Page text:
In September 2021, during the clearing of the basement of the Skete of St. John the Baptist in the village of Ankhua, an architectural detail was found in the basement of the skete kitchen (dimensions: 28×19 cm).
Comparing this find with fragments of the altar barrier from the village of Ankhua, exhibited in the Abkhazian State Museum, it was concluded that this artifact was indeed a fragment of the altar barrier from the village of Ankhua.
The width of the fragment found exactly coincides with the width of the two columns of the altar barrier from the village of Ankhua (19 cm.)
On one of the lateral sides of the discovered fragment of a twisted half-column, a technical gutter (dimensions: 11×2 cm) is visible, which apparently served to fasten this half-column with other details of the altar barrier.
Thus, the new fragment will be designated as “Fragment of a limestone column of an altar barrier with a twisted half-column from the village of Ankhua No. 3 “.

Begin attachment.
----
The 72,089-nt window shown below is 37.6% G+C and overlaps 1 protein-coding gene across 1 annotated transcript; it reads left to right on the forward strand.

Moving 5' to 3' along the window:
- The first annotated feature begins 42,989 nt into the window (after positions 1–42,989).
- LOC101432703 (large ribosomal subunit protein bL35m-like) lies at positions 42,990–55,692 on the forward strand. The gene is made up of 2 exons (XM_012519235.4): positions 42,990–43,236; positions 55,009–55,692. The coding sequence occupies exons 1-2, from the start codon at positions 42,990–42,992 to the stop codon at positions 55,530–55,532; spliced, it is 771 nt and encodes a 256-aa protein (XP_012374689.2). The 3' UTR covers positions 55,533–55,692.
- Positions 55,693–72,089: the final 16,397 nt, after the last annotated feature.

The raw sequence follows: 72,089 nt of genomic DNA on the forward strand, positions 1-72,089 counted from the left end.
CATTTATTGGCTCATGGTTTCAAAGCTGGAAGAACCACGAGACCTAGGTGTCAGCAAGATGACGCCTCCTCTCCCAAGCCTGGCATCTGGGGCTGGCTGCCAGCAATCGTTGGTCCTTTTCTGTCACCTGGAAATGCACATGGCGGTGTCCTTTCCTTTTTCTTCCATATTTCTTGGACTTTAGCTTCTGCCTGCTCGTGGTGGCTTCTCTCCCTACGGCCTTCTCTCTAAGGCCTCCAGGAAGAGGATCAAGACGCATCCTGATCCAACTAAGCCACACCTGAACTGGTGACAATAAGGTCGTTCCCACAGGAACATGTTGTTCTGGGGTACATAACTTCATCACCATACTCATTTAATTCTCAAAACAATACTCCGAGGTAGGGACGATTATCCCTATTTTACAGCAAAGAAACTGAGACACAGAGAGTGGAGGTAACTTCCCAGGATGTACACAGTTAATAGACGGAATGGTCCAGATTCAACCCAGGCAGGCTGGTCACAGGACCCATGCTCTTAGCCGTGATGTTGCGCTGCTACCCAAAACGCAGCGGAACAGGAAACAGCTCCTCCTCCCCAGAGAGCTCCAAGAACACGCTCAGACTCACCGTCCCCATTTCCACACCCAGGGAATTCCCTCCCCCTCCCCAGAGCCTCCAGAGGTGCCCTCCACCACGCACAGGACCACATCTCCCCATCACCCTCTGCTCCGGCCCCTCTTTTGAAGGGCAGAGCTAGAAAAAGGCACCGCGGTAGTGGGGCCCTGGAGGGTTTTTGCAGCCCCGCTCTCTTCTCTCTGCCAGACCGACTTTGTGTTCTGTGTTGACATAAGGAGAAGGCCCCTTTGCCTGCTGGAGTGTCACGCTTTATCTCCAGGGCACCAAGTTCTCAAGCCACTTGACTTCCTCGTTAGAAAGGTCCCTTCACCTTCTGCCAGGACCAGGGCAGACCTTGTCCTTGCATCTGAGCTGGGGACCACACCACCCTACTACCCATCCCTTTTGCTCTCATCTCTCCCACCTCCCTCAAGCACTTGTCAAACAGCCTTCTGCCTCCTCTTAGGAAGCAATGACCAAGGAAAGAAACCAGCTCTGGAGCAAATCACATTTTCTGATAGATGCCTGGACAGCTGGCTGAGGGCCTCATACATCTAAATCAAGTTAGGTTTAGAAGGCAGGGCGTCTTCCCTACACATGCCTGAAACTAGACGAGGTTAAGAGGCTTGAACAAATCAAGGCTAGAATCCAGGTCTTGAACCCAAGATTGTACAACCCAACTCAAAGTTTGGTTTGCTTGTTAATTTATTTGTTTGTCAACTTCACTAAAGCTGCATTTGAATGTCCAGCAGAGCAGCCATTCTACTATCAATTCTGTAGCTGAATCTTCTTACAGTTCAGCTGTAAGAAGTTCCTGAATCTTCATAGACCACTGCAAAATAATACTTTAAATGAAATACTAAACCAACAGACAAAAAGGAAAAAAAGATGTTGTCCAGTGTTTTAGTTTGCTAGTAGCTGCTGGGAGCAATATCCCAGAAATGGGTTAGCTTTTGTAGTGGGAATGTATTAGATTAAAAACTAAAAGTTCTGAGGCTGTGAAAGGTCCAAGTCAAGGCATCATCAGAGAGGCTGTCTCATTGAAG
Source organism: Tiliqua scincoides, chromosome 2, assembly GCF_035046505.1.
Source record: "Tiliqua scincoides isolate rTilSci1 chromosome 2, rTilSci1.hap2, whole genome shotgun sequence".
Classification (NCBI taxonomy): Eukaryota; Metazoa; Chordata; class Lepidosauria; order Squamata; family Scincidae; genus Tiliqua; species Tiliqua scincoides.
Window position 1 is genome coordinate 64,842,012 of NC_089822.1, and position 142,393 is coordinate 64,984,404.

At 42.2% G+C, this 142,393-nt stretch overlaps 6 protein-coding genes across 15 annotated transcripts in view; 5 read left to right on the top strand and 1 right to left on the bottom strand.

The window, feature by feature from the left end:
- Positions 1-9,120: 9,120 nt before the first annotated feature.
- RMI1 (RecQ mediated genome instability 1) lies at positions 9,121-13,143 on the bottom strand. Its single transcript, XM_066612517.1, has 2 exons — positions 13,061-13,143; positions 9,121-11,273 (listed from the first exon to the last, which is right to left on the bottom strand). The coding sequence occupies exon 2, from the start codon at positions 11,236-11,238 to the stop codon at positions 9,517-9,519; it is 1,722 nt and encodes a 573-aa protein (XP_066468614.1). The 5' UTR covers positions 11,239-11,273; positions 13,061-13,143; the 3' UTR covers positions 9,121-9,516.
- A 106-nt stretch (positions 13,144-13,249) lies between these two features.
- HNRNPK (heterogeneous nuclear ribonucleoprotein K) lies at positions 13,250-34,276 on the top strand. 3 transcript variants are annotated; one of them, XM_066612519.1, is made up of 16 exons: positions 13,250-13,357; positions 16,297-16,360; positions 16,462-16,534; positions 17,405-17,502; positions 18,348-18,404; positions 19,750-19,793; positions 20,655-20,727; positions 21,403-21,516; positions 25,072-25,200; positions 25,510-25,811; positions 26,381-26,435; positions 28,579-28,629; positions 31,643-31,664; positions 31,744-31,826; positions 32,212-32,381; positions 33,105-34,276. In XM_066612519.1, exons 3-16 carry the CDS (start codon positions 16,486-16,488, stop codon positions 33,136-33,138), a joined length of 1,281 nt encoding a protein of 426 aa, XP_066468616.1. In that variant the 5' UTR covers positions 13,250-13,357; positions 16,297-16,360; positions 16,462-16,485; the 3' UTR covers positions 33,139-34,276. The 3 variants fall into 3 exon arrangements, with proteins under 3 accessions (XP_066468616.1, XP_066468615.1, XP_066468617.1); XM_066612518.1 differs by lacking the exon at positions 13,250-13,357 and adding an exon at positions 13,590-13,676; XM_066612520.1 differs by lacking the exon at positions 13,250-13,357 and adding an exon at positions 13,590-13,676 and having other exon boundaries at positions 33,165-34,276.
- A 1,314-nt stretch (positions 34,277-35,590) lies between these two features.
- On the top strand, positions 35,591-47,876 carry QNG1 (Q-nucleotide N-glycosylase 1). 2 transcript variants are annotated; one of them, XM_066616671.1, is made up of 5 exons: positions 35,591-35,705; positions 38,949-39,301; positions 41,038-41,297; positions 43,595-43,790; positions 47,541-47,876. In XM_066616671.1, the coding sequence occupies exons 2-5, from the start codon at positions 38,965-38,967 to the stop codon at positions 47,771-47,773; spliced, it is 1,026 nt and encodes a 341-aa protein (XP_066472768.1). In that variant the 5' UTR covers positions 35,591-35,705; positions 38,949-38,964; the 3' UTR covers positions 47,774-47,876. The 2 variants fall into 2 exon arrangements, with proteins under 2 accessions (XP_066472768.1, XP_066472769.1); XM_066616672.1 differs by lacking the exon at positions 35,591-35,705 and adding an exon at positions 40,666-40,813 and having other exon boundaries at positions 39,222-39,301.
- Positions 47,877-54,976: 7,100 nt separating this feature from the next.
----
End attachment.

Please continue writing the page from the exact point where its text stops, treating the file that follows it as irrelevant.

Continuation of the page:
The discovered fragment was used as a building material for the foundation of a large kitchen stove in the Skete of St. John the Baptist in the village of Ankhua. The one-storey room of the skete kitchen with a basement adjoins the building of the above skete from the west side. The stove was dismantled during the Soviet era, when the monastery kitchen was used as a grocery store.
Construction of a large building of the Skete of St. John the Baptist in the village of Ankhua was carried out in 1903-1908 by monks of the New Athos monastery.
This find also indicates that building blocks and various valuable architectural details from the ruins of medieval churches, as well as other historical monuments from the village of Ankhua, unfortunately, were used by the monks of the New Athos Monastery in the late XIX and early XX centuries for the construction of new monastic buildings, including the skete of St. John the Baptist in the village of Ankhua.
It is kept in the Church-Archaeological Museum of the Holy Metropolis of Abkhazia.